2. The so-called sterner sex would understand that the so-called delicately nurtured are just that – so called. Joan explains it beautifully when she tells Ashe that women are as tough as nails and do not need to be looked after and fussed over.

  5. Randy Cox says:

    What a coincidence. When I stopped in the public library after breakfast I found the second series of Blandings with Timothy Spall. Not to everyone’s taste of course and I will go back to the Master in due course to see where it all began.

  6. Randy Cox says:

    I have now watched the first three of the seven episodes of the second series of the TV show Blandings. Each is loosely based on one of the novels and cut down to run 30 minutes. It has been a challenge to identify the source because so much of the original novel has been left out. The episodes in the first series were based on individual short stories with one exception. I see no evidence there will be a third series.

    • Paul Kelleher says:

      As Nick Hornby once wrote:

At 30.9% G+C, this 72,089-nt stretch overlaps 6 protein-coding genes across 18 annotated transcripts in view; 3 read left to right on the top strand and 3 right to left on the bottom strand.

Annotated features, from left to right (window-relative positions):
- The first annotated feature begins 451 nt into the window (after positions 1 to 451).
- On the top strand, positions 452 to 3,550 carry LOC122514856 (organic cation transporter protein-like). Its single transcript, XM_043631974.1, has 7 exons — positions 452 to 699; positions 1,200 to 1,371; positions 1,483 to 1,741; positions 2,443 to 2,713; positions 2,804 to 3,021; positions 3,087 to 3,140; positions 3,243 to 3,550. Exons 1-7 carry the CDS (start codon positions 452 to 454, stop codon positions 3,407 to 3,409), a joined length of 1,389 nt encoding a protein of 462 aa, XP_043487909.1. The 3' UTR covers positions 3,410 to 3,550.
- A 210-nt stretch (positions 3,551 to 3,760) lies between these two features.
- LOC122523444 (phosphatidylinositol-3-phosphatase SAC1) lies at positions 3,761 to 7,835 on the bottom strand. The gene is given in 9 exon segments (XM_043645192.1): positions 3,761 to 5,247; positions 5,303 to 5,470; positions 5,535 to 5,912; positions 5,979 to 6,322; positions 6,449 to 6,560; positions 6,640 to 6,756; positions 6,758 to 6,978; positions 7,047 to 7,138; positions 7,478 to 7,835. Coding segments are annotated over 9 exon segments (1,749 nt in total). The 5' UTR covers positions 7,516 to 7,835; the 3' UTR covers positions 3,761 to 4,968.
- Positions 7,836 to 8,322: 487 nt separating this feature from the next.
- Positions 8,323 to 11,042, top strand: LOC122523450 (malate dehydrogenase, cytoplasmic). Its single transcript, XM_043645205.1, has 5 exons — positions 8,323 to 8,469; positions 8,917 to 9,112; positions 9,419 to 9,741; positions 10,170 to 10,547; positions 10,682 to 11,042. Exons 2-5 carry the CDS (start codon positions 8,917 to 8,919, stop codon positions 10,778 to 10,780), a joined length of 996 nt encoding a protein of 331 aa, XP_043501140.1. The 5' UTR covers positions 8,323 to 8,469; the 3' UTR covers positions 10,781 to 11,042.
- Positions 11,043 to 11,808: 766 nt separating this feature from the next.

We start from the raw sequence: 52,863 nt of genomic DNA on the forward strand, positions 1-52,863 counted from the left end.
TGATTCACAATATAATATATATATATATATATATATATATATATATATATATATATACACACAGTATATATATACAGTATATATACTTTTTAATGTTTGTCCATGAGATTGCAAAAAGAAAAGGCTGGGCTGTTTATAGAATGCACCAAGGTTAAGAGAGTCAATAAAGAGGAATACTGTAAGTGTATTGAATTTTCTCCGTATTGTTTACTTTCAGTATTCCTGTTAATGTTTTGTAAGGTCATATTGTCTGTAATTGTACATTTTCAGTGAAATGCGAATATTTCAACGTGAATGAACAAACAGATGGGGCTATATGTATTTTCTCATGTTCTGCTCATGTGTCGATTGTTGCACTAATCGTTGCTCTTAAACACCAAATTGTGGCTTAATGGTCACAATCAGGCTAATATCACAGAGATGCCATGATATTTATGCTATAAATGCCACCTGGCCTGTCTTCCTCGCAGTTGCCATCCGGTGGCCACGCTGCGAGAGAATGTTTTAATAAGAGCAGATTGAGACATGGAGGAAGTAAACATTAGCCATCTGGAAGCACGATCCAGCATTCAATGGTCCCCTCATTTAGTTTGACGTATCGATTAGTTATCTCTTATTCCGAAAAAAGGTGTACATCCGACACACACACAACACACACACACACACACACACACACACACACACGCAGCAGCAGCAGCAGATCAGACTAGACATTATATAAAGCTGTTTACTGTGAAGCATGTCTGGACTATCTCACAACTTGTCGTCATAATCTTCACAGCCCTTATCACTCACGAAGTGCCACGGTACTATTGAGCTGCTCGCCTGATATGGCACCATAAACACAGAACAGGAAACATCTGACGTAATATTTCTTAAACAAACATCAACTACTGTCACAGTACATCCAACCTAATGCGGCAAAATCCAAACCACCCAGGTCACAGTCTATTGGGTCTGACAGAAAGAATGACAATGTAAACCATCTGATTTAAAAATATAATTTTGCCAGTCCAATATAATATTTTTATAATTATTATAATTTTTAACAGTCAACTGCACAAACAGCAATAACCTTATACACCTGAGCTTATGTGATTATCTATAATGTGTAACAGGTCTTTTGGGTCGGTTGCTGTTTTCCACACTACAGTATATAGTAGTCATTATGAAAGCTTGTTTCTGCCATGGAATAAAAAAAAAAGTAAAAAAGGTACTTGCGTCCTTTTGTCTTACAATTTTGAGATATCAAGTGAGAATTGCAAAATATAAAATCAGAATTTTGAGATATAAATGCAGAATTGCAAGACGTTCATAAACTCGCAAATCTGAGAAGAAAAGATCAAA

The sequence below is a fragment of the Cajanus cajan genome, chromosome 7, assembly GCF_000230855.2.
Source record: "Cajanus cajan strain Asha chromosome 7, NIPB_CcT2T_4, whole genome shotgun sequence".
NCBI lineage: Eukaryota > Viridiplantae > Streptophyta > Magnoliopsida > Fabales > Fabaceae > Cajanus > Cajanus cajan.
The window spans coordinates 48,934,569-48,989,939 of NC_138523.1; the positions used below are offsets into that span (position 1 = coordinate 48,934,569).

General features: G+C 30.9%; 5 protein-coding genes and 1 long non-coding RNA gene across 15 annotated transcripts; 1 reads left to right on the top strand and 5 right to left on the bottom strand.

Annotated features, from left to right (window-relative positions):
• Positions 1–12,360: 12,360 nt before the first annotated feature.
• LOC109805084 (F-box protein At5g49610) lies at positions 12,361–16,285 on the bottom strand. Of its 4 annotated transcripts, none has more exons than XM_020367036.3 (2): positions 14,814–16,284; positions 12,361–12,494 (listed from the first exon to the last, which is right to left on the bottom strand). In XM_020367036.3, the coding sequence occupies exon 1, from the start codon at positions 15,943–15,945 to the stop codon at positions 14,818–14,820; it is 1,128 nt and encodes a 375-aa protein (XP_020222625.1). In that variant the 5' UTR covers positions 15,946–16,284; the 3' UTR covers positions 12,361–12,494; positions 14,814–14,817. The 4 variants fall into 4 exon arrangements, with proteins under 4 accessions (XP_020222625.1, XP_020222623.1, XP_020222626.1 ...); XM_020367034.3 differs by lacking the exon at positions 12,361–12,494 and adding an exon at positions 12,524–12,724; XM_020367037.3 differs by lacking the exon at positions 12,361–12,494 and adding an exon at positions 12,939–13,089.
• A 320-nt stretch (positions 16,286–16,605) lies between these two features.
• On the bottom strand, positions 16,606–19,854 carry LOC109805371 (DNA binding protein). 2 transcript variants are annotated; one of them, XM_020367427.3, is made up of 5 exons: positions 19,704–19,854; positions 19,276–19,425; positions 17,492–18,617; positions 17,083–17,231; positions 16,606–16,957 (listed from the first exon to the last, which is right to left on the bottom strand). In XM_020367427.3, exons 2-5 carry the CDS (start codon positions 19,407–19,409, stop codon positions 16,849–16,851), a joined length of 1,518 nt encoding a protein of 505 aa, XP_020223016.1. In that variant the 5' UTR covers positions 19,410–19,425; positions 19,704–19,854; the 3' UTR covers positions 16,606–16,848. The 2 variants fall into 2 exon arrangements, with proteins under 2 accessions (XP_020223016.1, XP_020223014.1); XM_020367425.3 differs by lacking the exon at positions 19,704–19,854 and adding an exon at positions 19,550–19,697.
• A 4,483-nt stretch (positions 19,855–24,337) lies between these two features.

“Wodehouse also knew that comic material does not, on its own, suffice; he understood that on top of the comic material one has to overlay comic writing. In other words, however many amusing plot twists involving missing pigs he comes up with, it all comes to nothing if the prose is straight and plain – usually a sure sign that the author has an overwheening and misplaced confidence in the strength of his narrative. This, I’m afraid to say, is where Shakespeare went wrong with his comedies: Rowan Atkinson’s schoolmaster once brilliantly pointed out that they have ‘the joke of someone looking like someone else’, and, as you’ll know if you’ve ever had to sit through one, it’s not really enough for repeated and sustained laughter. Perhaps one of the sharpest analyses of Wodehouse’s genius came from J. B. Priestley, who once referred in a review to the ‘masterfully idiotic phrasemaking’, and this is where one draws the greatest joy from his work now. Lord Emsworth possesses ‘an intelligence about as mean as an intelligence can be without actually being placed under restraint’. A few pages later, ‘his brain, never a strong one, had tottered perceptibly on its throne’. ‘A butler,’ Lord Emsworth’s brother the Hon. Galahad Threepwood muses after he has surprised the hapless Beach, ‘is a butler, and a startled fawn is a startled fawn. He disliked the blend of the two in a single body.’